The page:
— Philip Bump (@pbump) May 10, 2017
Bump’s colleague Aaron Blake notes that these numbers portend some potentially bad news for Trump:
Trump also has his worst numbers to date — across 10 Q polls since the 2016 election — on the following measures:
- Honesty: 33 percent say he is
- Good leadership skills: 56 percent say he doesn’t have them
- Caring about average people: 59 percent say he doesn’t
- Being levelheaded: Voters say 66-29 percent that he’s not (unlike the other numbers here, this is tied for all-time worst, not setting a new one)
- Being intelligent: Voters say 56-41 percent that he is
- Sharing your values: Voters say 64-32 percent that he doesn’t
- How he has treated the news media: Voters disapprove 65-31 percent
- Whether people trust him or the media more for the truth: 57 percent media, 31 percent Trump (even 17 percent of Republicans pick the media over their president)
Interestingly, the reason the numbers have ticked down appears to be the group that elected Trump in the first place: white, working-class voters. Whites without college degrees approved of Trump 57 percent to 38 percent in the mid-April Q poll and 51-39 percent in late March/early May; today they are split, with 47 percent approving and 46 percent disapproving.
Looking at the poll averages, we can see that while these bad numbers from Quinnipiac are among the worst we’ve seen for Trump since he took office, they are consistent with where things have gone over the past 111 days that he has been in office. In the RealClearPolitics average, Trump’s job approval stands at an average of 42.1% and his disapproval at 52.9% while his personal favorability stands at 41.8% favorable and 54.2% unfavorable. At Pollster, his overall job approval stands at 42.2% and disapproval is at 52.6% while his personal favorability stands at 43.5% and 51.2% unfavorable. Breaking that down by party affiliation, we find that Trump’s job approval remains overwhelmingly high among Republicans and overwhelmingly negative among Democrats. Among Independents, his job approval number stands at 37.1% and his disapproval number stands at 52.2%. As the RealClearPolitics chart shows us, the trend over Trump’s three months in office show his numbers getting worse rather than better:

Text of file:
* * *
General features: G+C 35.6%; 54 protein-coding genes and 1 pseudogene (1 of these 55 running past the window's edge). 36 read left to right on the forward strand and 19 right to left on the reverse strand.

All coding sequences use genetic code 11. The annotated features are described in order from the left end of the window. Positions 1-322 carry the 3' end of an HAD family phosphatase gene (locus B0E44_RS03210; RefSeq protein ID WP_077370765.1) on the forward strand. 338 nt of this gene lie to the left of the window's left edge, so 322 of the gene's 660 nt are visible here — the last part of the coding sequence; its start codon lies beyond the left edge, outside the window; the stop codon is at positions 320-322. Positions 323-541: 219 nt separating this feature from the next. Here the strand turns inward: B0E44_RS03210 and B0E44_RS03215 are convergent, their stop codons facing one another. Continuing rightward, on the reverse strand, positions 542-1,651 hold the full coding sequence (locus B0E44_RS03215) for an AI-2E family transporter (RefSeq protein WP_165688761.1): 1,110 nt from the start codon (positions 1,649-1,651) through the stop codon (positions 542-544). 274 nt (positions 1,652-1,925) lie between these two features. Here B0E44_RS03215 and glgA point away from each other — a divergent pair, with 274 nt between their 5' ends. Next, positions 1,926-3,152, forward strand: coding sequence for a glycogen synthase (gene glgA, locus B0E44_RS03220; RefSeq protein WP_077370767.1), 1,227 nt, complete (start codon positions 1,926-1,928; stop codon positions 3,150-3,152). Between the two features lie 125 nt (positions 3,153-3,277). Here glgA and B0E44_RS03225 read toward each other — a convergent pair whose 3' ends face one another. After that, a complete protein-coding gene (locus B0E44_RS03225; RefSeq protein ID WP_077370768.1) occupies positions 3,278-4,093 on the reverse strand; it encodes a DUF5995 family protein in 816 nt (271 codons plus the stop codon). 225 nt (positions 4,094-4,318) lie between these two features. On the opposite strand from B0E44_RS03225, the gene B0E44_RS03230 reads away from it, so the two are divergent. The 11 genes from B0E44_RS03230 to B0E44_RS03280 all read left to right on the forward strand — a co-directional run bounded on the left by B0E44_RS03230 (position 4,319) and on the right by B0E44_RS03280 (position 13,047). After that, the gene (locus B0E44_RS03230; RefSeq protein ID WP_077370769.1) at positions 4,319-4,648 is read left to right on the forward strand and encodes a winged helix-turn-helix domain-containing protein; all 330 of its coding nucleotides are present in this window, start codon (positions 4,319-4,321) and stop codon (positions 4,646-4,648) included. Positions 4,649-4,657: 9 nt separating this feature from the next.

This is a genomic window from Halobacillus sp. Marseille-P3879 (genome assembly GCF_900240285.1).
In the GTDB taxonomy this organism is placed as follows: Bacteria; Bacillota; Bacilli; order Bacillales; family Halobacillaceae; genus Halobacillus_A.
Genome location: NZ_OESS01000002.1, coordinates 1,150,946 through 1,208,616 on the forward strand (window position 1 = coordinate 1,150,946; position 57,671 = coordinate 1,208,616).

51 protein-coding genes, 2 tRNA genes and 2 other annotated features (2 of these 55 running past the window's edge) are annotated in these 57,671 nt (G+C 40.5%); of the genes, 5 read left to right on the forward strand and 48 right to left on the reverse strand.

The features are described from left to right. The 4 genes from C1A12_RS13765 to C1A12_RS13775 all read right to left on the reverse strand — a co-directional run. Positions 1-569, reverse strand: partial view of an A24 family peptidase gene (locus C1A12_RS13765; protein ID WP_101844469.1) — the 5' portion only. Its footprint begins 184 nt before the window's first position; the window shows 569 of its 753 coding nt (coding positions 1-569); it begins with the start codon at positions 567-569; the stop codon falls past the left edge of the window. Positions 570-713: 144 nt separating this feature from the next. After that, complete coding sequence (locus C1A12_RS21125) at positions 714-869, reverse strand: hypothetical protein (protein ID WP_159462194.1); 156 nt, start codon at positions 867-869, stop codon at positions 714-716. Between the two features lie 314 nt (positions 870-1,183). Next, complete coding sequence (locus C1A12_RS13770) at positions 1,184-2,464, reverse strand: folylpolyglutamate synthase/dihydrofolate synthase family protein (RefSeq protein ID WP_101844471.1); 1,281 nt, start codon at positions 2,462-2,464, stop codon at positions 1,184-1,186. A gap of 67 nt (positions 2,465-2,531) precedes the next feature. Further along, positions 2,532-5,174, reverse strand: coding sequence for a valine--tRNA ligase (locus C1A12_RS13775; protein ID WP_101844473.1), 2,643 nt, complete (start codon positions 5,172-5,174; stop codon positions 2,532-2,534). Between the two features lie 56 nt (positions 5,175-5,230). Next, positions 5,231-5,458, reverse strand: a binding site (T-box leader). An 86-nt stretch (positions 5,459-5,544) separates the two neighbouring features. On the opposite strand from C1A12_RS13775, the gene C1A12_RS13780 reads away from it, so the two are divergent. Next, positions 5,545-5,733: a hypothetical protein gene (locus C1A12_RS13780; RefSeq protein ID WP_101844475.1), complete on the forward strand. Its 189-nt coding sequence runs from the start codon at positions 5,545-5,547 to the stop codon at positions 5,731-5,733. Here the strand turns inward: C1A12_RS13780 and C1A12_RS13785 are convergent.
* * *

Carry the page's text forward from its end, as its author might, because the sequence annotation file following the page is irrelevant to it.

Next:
All of these numbers are from surveys taken within the past two weeks or so and include a sufficient amount of time for things such as the vote on the American Health Care Act last week and the testimony of former F.B.I. Director James Comey regarding an investigation of the Trump campaign’s ties to Russia. Obviously, yesterday’s news regarding Comey’s firing will have some impact on the numbers as well but it will be at least a week before we know for sure what that impact might be. In any case, these numbers are quite obviously not good news for the Administration. As I’ve said before, historically it’s been the case that an incoming President enjoys at least some kind of a honeymoon period during which the public gives him the benefit of the doubt and has a generally positive view of his performance on the job. How long that lasts has varied from President to President, of course, and depends many times on factors outside of a President’s control. President Obama’s job approval, for example, stayed positive for roughly a year and a half before it started to turn negative headed into the 2010 midterm elections. President Bush’s job approval, on the other hand, remained positive for the majority of his first term thanks in no small part to the September 11th attacks and the extent to which the country rallied behind him in the wake of those attacks. Trump is getting no such honeymoon, and the current trend indicates that things are only likely to get worse as we head deeper into his first year in office. This could have important national implications for the 2018 midterms, and the interesting question will be whether Republicans running for re-election in battleground districts and states end up deciding to distance themselves from the President in order to save themselves. If that happens, it could have big implications both for the fate of Trump’s agenda on issues such as tax reform, the budget, immigration reform, and other issues as well as for the support for an investigation or independent counsel in connection with the allegations regarding Russian interference in the election and the Trump campaign’s ties to Russia. Of course, by that time it may be too late for them.